- The Washington Times - Wednesday, June 5, 2002

NEW YORK (AP) Bargain hunting lifted tech stocks moderately higher yesterday, but the rest overall market fell on news that yet another company, Knight Trading, was being investigated by the government.
Analysts attributed the gains to a rebound from Monday's big sell-off, rather than any dissipation of the malaise that has clouded trading for weeks now. They also said a further advance was halted by comments from Federal Reserve Chairman Alan Greenspan, who said the economy won't continue to grow at the first quarter's pace.
"This is a really nervous market. We have our government saying we're pretty sure there's going to be another terror attack and we've got continuing Enron-type issues," said Mike Weiner, managing director of equities at Banc One Investment Advisors. "You've got to have a sense of trust to buy equities, and a lot of people don't have that right now."
The Dow Jones Industrial Average closed down 21.95, or 0.2 percent, on the heels of Monday's 215-point drop, which sent the index to its lowest level since early February.
Broader stock indicators fared better. The Nasdaq Composite Index gained 15.56, or 1.0 percent, to 1,578.12, after closing Monday at its lowest level since Oct. 2.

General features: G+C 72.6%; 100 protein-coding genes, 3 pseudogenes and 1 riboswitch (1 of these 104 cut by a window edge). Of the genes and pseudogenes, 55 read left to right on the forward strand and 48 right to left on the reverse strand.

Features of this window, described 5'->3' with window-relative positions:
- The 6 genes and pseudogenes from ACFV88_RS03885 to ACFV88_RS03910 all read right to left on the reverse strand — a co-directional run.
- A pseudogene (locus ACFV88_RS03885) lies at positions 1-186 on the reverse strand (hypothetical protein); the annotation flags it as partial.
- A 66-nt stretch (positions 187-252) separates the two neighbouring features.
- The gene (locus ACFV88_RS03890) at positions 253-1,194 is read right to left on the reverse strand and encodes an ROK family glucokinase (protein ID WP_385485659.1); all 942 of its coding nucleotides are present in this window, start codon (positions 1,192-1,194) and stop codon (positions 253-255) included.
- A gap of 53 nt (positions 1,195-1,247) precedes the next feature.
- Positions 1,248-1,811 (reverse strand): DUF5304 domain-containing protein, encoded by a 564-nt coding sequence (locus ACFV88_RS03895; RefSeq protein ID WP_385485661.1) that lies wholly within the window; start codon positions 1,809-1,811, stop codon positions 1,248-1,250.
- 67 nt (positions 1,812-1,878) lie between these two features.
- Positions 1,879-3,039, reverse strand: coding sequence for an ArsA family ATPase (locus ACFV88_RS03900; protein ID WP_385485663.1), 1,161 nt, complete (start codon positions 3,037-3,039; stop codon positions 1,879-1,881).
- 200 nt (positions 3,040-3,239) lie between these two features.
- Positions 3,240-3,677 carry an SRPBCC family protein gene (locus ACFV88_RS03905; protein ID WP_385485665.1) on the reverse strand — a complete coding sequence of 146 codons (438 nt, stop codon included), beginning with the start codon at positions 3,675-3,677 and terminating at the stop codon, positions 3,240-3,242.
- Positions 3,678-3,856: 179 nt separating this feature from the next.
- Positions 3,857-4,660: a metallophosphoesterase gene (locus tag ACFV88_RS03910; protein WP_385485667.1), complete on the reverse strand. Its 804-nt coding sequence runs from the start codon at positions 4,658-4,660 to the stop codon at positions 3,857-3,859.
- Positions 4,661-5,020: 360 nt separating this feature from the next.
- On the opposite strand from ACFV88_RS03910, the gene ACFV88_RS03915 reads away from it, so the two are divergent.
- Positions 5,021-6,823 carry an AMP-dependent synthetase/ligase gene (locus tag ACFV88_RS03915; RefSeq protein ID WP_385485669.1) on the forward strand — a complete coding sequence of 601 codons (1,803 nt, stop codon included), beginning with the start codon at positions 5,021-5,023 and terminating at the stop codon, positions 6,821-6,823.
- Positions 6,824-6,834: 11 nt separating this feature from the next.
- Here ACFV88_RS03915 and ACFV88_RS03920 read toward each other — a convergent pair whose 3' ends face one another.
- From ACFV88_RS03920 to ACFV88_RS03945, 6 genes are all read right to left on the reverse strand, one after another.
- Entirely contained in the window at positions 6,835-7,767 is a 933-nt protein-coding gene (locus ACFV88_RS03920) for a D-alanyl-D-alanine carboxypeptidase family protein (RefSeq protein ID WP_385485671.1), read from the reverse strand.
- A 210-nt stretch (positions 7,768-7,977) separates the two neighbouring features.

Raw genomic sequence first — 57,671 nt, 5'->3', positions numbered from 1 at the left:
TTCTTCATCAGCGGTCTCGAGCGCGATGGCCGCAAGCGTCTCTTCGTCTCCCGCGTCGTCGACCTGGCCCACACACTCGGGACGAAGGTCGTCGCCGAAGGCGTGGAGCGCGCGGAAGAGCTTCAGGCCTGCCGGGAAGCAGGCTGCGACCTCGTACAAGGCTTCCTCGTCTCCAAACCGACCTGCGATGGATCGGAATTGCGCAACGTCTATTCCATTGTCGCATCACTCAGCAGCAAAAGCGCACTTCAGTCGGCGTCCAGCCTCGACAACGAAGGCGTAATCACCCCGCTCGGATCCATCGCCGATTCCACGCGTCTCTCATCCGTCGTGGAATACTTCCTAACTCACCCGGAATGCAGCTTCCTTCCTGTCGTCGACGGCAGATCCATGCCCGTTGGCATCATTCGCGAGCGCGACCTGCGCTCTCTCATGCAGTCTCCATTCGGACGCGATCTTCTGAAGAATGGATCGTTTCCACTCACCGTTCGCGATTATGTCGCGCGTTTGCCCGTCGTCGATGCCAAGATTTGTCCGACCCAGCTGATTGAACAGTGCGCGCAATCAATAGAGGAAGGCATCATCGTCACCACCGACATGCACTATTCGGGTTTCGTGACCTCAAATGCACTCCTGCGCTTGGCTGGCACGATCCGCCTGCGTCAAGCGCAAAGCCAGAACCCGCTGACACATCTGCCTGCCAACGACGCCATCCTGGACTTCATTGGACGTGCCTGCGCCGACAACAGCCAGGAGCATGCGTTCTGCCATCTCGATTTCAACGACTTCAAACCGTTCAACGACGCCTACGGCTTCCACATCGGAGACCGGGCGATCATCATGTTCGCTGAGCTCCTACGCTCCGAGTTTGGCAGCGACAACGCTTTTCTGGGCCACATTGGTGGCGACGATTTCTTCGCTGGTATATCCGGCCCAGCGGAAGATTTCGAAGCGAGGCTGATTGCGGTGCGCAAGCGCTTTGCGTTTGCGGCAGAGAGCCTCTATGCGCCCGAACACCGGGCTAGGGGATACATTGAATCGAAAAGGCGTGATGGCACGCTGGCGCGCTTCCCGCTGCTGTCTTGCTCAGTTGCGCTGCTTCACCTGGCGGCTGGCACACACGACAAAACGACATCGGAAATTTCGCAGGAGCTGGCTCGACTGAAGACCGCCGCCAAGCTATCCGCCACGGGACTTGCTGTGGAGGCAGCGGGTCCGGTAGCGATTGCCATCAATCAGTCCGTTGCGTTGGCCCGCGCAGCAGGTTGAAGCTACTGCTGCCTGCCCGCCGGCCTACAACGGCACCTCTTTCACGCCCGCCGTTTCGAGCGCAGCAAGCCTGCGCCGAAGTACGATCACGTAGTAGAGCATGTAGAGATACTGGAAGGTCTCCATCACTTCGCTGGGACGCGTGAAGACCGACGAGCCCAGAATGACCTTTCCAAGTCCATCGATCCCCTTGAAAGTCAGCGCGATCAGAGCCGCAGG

The Standard & Poor's 500 Index was little changed, rising 0.01 to 1,040.69.
The uneven close was in keeping with the choppy nature of trading all day. At various points during the session, all three major indexes were higher, but they couldn't keep their gains.
Indeed, Mr. Greenspan's comments at the International Monetary Conference in Montreal stifled a budding rally in the Dow in late afternoon. He said the economy appears to be on a positive track, but also that the first quarter's dramatic improvement is unlikely to be sustained.
Knight Trading slid $1.28, or 21.6 percent, to $4.64 on news that the Securities and Exchange Commission and National Association of Securities Dealers are looking into whether the firm made illegal trades during the technology boom. The company denied wrongdoing.
General Motors fell $1.80 to $59.45 after raising its estimates for the rest of the year but reporting a 12 percent decline in total U.S. vehicle sales during May.
And Bristol Myers Squibb dropped $1.18 to $26.65 after 29 states filed a lawsuit charging the drug company improperly hindered generic competition for its Taxol cancer drug.
Selective bargain hunting lifted some stocks.
Tyco advanced 72 cents to $16.77, reversing some of the sell-off that followed news Monday that CEO Dennis Kozlowski had resigned because of a sales-tax-violations scandal. Yesterday, prosecutors in Manhattan charged Mr. Kozlowski with avoiding more than $1 million in sales tax on paintings he bought.
Microsoft rose 56 cents to $49.98, recovering some of its decline Monday on word it had settled an accounting dispute with the SEC.
Other tech gainers included Cisco, up 75 cents to $16.08; Dell Computer, up 75 cents to $26.93; and Intel, up 88 cents to $27.50.
And energy company El Paso, which fell sharply Monday on word that a top executive had committed suicide, climbed $2.10 to $24.05.

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